Inspiration strikes me in many ways before I start a project. Sometimes, it’s the pattern that sparks my imagination and all I can think about are the million different ways to bring it to life. Or it could be an event I’m going to that gets my wheels turning about what I want to look like when I attend it. But in this case, I had 2 metres of stretch faux leather lying around, wondering what in the world I was going to do with it. And this is what came about…!
Knowing that I wanted to make leggings and had never worked with faux leather (vinyl) before, I went on the search for the perfect pattern and quickly found 11/2016 #127 from Burda Style. This pattern has just 4 pieces, making it quick to assemble and cut.
I would say the only difficulty I had was figuring out how much seam allowance to add because of the stretch in the material, which took up most of my time with this project. I didn’t think I needed to add any, but did anyways, just in case. In the end though, I ended up trimming the added seam allowances off.
Construction & Tips:
Other than leaving out the ankle zippers, simply because it wasn’t necessary (…and I just didn’t have any zippers lying around to use!), I didn’t make any major modifications to the pattern, but here are some tricks I did along the way:
- I used a single needle and a straight stitch for all seams going lengthwise. Anything on the width/stretch (ankles, waist), I used a twin needle with a longer stitch.
- I fitted the legs of the pant before attaching the waistband, inserting the zipper and finishing the ankle hem. Because the material has stretch to it, it’s easy to pull it over the hips without breaking any threads.
- I reinforced the crotch with a topstitch to prevent any rips (real talk, I suggest everyone do this!! Better to be safe than sorry!!) and to flatten the seam on the inside, otherwise the seam sits straight up into your lady parts – this allowed the leggings to feel more comfortable. Fitting the legs definitely took quite a bit of time because I really had to gauge how fitted I wanted them to be versus how comfortable the pants would be to sit down in!!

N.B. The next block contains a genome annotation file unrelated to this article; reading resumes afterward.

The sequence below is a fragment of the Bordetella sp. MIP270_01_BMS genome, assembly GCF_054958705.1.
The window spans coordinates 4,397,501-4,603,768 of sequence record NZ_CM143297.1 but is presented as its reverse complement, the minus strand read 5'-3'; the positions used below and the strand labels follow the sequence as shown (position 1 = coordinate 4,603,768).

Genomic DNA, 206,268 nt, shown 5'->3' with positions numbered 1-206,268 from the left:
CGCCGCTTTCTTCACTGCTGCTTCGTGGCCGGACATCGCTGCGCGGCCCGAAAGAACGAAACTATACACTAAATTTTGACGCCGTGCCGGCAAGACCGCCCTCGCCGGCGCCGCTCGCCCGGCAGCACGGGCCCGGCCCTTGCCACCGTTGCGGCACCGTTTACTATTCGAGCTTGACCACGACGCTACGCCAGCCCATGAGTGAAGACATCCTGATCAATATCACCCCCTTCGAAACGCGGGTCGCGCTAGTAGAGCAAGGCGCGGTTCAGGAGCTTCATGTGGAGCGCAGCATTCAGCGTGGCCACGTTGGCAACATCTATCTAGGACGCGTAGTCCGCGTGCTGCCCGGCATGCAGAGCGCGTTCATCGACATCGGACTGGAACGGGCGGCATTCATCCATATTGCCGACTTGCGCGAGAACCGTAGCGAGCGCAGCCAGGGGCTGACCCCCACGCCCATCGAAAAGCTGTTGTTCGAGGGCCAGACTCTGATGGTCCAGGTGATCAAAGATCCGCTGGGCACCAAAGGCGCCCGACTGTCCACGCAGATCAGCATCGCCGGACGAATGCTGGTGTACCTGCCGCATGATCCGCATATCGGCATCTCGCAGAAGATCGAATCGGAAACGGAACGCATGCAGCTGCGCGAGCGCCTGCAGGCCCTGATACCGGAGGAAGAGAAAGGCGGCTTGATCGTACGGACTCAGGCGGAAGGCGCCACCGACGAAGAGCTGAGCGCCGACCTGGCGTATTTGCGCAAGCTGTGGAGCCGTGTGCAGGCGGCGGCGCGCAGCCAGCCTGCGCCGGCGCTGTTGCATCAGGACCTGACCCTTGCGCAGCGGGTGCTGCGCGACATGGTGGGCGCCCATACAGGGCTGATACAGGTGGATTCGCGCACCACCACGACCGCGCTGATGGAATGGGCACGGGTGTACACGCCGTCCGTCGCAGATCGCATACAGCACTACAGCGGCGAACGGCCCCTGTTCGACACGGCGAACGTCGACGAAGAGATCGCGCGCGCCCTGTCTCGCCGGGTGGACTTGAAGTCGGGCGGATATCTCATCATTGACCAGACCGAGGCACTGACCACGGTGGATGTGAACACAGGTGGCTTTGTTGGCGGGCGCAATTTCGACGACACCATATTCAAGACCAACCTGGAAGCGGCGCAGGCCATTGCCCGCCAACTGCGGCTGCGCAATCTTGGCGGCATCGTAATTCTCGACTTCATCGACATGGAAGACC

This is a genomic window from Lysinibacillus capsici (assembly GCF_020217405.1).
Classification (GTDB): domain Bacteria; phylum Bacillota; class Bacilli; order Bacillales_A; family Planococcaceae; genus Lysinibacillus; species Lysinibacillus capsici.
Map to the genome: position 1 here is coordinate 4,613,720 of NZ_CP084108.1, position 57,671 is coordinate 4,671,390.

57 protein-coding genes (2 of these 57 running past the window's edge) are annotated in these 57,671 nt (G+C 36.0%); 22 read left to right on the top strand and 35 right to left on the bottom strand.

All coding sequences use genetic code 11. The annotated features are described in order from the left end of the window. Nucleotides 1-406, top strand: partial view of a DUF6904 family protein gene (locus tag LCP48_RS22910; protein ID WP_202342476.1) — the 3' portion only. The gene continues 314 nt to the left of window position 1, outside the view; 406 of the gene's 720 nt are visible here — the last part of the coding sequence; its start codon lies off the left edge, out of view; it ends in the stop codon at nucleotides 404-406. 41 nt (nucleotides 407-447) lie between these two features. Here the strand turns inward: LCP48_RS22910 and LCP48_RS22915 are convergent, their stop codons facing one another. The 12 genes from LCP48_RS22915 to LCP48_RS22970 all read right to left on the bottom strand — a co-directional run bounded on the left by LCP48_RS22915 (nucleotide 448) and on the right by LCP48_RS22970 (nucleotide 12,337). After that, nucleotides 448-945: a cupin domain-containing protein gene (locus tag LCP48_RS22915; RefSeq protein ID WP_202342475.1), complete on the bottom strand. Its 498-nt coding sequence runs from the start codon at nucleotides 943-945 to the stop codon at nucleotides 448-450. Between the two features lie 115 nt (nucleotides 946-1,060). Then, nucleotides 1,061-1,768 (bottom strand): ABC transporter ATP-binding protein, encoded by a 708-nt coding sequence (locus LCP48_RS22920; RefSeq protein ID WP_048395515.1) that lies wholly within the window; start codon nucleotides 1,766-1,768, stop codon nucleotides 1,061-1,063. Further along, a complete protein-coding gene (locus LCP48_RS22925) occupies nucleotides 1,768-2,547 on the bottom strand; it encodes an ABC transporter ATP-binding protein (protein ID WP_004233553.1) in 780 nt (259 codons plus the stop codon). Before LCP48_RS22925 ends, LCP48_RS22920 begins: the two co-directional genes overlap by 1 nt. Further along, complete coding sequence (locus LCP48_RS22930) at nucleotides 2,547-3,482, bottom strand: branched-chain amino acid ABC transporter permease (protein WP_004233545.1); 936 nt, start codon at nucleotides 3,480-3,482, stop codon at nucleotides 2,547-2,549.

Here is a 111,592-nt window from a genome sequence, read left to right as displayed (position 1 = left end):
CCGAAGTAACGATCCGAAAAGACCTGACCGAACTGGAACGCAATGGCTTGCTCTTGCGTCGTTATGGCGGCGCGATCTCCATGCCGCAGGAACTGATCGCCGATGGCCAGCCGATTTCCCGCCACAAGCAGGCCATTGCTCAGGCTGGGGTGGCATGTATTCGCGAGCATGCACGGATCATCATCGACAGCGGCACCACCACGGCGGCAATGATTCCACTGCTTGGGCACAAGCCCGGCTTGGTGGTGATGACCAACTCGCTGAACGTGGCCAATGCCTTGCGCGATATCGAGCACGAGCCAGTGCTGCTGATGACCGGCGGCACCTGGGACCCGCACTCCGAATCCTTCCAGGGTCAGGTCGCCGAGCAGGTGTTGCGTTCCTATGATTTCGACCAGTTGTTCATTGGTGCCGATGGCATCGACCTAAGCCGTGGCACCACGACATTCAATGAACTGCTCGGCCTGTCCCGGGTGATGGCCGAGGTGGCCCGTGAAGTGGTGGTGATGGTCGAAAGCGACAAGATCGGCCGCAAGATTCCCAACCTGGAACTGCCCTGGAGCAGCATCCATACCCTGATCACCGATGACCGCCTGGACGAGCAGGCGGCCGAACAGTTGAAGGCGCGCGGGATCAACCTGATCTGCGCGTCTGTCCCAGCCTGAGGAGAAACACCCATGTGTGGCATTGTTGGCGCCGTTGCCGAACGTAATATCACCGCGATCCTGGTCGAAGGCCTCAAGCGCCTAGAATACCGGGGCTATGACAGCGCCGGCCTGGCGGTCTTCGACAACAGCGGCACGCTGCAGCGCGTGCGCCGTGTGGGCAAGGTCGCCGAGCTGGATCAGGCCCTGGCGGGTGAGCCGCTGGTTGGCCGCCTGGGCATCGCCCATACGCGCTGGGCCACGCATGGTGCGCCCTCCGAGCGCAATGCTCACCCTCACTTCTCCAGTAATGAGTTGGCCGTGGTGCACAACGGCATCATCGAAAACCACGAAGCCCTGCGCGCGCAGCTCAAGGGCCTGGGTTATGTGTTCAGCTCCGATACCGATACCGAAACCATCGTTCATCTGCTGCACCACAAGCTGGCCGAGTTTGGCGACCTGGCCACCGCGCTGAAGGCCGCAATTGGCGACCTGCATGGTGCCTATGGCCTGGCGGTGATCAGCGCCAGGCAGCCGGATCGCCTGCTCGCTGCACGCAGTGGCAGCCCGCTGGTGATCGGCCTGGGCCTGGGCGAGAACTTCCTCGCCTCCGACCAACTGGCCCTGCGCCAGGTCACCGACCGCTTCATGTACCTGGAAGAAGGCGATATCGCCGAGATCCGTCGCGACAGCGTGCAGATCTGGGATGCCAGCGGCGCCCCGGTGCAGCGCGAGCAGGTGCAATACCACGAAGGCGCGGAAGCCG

- I found the crotch area to be a little bulky – you can even see it in the pattern photo online. In order to get it smooth and flush, I kept taking in the sides little by little until it was snug and fitted as possible.
This is a stretch faux leather (vinyl) from King Textiles, costing $19/m. It was my first time using it and much more difficult to work with than I thought it would be. I had every intension of serging the seams, but nope! Not possible! Turns out, the vinyl side sticks and can’t pass through the machine. So it’s just neatly trimmed on the inside.
To hem the ankles and topstitch the waistband, I ran waxed paper underneath it to help it move through my sewing machine. Unfortunately, I had to re-do this a few times because when removing the paper, I would break my threads! Tip: Use tissue paper instead OR really take your time removing the paper.
I’m really into these pants! They look cute and professionally made. There was a lot of trial, error and learning during the making of this project, but I’m happy I got through it and have a ton more sewing knowledge moving forward. My only recommendation would be to try this out on a cheaper material before moving on to the faux leather!
Photos: Justin Vanliesout